These days, it’s easy to feel helpless, lost, and a little depressed. The climate is changing, and there is only so much a single person can do.


Some recent studies are showing that climate change is literally impacting people’s mental well-being. And while that’s cause for concern, people can combat or address their emotional distress in a number of ways, says psychologist Renee Lertzman, who specializes in environmental melancholia, that specific psychological response people are experiencing due to environmental crises.

The thing about environmental melancholia, though, is that people don’t necessarily connect the existential crisis they’re feeling to the climate. That requires people to, well, talk about their feelings. Not surprisingly, talking is an important first step to dealing with mental health issues stemming from climate change and other environmental problems.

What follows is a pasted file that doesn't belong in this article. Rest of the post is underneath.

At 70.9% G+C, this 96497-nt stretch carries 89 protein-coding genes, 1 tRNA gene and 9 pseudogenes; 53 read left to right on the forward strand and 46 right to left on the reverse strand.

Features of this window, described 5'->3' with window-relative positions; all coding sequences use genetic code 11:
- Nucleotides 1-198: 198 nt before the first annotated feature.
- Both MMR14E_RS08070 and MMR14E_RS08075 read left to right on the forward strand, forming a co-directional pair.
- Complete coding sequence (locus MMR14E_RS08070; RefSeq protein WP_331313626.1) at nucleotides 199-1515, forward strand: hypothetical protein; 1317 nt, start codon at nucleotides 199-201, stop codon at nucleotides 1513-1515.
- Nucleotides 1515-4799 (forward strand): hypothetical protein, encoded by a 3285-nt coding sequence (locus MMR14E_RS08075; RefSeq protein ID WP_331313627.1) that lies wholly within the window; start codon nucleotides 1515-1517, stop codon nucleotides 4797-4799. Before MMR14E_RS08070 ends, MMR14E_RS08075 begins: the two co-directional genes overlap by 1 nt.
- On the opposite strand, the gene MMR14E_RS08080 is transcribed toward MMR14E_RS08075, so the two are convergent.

People can also take action, Lertzman told Earther, to address climate change and help themselves feel more proactive. Action can look differently for different people. I, for example, write and report on climate change. For you, it might look more like art, or organizing, or just riding a bike.

The key is to figure it out—with the help of your friends.

Yessenia Funes is a senior staff writer with Earther. She loves all things environmental justice and dreams of writing children's books.

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